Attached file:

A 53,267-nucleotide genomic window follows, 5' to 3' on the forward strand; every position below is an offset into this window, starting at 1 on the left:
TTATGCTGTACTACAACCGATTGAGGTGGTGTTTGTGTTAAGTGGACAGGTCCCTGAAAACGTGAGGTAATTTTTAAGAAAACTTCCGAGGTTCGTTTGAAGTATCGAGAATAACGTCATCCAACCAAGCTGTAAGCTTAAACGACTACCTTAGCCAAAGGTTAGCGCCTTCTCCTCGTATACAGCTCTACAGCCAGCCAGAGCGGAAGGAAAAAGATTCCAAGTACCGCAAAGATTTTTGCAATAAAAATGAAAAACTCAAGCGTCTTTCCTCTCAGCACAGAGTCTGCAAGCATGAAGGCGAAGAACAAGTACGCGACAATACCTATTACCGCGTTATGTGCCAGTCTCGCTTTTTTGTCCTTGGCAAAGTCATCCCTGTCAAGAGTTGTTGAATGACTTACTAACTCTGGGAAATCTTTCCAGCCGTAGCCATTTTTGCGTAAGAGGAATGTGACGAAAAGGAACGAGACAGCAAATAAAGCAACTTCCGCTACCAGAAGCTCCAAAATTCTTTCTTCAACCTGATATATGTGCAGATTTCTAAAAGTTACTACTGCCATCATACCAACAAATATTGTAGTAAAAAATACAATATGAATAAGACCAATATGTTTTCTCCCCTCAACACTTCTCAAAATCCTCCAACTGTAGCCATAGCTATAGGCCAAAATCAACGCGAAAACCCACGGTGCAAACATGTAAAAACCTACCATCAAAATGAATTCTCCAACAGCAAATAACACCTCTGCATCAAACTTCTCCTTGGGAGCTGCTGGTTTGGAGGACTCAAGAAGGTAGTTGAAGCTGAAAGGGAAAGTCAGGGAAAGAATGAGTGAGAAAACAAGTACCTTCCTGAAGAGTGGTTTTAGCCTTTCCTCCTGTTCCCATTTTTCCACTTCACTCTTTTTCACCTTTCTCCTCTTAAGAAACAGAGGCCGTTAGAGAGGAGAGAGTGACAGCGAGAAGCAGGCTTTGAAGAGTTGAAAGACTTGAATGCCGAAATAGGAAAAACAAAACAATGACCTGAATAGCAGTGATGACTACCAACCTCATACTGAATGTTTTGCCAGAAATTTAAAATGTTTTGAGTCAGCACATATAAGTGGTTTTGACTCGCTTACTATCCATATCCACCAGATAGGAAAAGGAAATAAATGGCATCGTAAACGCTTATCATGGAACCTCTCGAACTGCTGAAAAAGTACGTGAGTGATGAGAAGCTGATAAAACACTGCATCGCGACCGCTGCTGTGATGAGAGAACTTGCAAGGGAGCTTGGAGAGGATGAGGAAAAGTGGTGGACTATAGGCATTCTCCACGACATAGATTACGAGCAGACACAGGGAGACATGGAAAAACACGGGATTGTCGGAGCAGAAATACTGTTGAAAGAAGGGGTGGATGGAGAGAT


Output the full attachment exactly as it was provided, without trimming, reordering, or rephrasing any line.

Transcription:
A 53,267-nucleotide genomic window follows, 5' to 3' on the forward strand; every position below is an offset into this window, starting at 1 on the left:
TTATGCTGTACTACAACCGATTGAGGTGGTGTTTGTGTTAAGTGGACAGGTCCCTGAAAACGTGAGGTAATTTTTAAGAAAACTTCCGAGGTTCGTTTGAAGTATCGAGAATAACGTCATCCAACCAAGCTGTAAGCTTAAACGACTACCTTAGCCAAAGGTTAGCGCCTTCTCCTCGTATACAGCTCTACAGCCAGCCAGAGCGGAAGGAAAAAGATTCCAAGTACCGCAAAGATTTTTGCAATAAAAATGAAAAACTCAAGCGTCTTTCCTCTCAGCACAGAGTCTGCAAGCATGAAGGCGAAGAACAAGTACGCGACAATACCTATTACCGCGTTATGTGCCAGTCTCGCTTTTTTGTCCTTGGCAAAGTCATCCCTGTCAAGAGTTGTTGAATGACTTACTAACTCTGGGAAATCTTTCCAGCCGTAGCCATTTTTGCGTAAGAGGAATGTGACGAAAAGGAACGAGACAGCAAATAAAGCAACTTCCGCTACCAGAAGCTCCAAAATTCTTTCTTCAACCTGATATATGTGCAGATTTCTAAAAGTTACTACTGCCATCATACCAACAAATATTGTAGTAAAAAATACAATATGAATAAGACCAATATGTTTTCTCCCCTCAACACTTCTCAAAATCCTCCAACTGTAGCCATAGCTATAGGCCAAAATCAACGCGAAAACCCACGGTGCAAACATGTAAAAACCTACCATCAAAATGAATTCTCCAACAGCAAATAACACCTCTGCATCAAACTTCTCCTTGGGAGCTGCTGGTTTGGAGGACTCAAGAAGGTAGTTGAAGCTGAAAGGGAAAGTCAGGGAAAGAATGAGTGAGAAAACAAGTACCTTCCTGAAGAGTGGTTTTAGCCTTTCCTCCTGTTCCCATTTTTCCACTTCACTCTTTTTCACCTTTCTCCTCTTAAGAAACAGAGGCCGTTAGAGAGGAGAGAGTGACAGCGAGAAGCAGGCTTTGAAGAGTTGAAAGACTTGAATGCCGAAATAGGAAAAACAAAACAATGACCTGAATAGCAGTGATGACTACCAACCTCATACTGAATGTTTTGCCAGAAATTTAAAATGTTTTGAGTCAGCACATATAAGTGGTTTTGACTCGCTTACTATCCATATCCACCAGATAGGAAAAGGAAATAAATGGCATCGTAAACGCTTATCATGGAACCTCTCGAACTGCTGAAAAAGTACGTGAGTGATGAGAAGCTGATAAAACACTGCATCGCGACCGCTGCTGTGATGAGAGAACTTGCAAGGGAGCTTGGAGAGGATGAGGAAAAGTGGTGGACTATAGGCATTCTCCACGACATAGATTACGAGCAGACACAGGGAGACATGGAAAAACACGGGATTGTCGGAGCAGAAATACTGTTGAAAGAAGGGGTGGATGGAGAGAT